The sign on the bike says “100% rye bread motor” referring to how Danes eat a lot of rye bread. :-D

We didn’t stop to take pictures on our ride, but Tony did take a few while he was riding (really shouldn’t do that!), so here is one of the so-called Marmorkirke (marble church) which is just next to Amalienborg, the Danish royal castle, which the route also passed by. Riding across Amalienborg square was not pleasant, it is cobbled!

We ended the ride at Rådhuspladsen (Town Square) which is at one end of Strøget, a pedestrianised shopping street. We walked the length of it, stopping for lunch along the way, and took the Metro from Kongens Nytorv at the other end. The streets and lots of the shops and restaurants were decorated with the colours of the Tour. It was very festive to see.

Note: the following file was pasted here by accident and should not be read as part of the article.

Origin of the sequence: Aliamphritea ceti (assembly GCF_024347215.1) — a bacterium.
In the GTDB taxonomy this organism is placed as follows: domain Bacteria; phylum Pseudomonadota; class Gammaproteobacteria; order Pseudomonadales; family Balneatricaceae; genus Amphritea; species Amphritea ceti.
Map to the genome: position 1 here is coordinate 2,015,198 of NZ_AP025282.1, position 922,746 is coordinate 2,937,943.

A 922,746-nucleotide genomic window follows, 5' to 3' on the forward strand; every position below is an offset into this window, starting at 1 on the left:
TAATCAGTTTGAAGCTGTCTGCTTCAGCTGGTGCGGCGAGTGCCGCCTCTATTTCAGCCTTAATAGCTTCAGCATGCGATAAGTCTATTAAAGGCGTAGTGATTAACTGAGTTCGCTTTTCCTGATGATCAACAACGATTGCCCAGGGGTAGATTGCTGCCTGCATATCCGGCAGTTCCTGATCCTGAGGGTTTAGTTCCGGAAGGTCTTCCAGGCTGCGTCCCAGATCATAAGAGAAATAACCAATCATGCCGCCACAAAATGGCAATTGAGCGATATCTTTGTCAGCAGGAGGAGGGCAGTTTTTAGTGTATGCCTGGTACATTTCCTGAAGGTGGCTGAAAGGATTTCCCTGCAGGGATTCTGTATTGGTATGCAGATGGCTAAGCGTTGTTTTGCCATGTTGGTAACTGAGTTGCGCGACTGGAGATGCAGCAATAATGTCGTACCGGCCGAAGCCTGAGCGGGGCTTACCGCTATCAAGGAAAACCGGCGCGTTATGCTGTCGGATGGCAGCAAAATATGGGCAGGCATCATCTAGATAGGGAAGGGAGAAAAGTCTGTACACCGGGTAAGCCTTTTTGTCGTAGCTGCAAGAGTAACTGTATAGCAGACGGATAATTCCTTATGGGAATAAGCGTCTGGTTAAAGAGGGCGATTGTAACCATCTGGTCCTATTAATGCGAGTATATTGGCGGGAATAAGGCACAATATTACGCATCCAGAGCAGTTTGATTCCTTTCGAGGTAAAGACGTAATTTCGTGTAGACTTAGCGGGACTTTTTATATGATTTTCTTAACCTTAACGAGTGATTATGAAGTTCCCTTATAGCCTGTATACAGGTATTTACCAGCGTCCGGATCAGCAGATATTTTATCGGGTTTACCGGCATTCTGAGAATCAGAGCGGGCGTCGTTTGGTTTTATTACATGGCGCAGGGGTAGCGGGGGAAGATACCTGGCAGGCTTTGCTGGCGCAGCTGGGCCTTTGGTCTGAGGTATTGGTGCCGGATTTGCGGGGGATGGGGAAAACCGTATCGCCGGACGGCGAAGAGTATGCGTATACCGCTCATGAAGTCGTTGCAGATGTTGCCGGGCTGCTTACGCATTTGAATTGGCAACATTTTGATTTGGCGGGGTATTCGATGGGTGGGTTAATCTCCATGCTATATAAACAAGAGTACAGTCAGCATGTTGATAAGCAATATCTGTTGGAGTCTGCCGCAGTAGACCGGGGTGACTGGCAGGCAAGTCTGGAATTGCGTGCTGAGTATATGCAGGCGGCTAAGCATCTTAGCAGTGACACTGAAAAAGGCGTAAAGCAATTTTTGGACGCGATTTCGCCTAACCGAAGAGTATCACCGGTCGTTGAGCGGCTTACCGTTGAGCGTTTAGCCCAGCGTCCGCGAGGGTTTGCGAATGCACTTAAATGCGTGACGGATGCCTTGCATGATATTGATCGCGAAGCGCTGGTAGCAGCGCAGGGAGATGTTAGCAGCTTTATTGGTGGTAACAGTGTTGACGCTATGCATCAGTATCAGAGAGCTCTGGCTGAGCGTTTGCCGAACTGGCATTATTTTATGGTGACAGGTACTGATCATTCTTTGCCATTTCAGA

Only the first stage of the Tour was in Copenhagen, so we watched the other two on tv. I can’t even tell you how special it was to watch the Tour going through the Danish landscape. So many people were on the roads. One big party. It helped of course that the weather was nice, but I’m pretty sure that there would have been almost as many people even if it had rained. It makes me happy that people really embraced it, hopefully that means the Tour will be back in Denmark at some point!

Obligatory picture of Nyhavn. With bikes. :-D

More Nyhavn. It *is* pretty so of course it draws in the tourists. So if you want to take pictures here, maybe come early in the day before your photos will be 76% tourists. ;-)

Speaking of pretty, this is the court yard where we were staying. So pretty! And that colour combo of yellow and the red roof tiles just feels so very Copenhagenish to me.

In the same building as our airbnb was a bakery so of course we had to have traditional rundstykker and håndværkere for breakfast a couple of time. So nice. You just can’t get nice breakfast rolls like that in the UK. Sorry, but you just cant. ;-)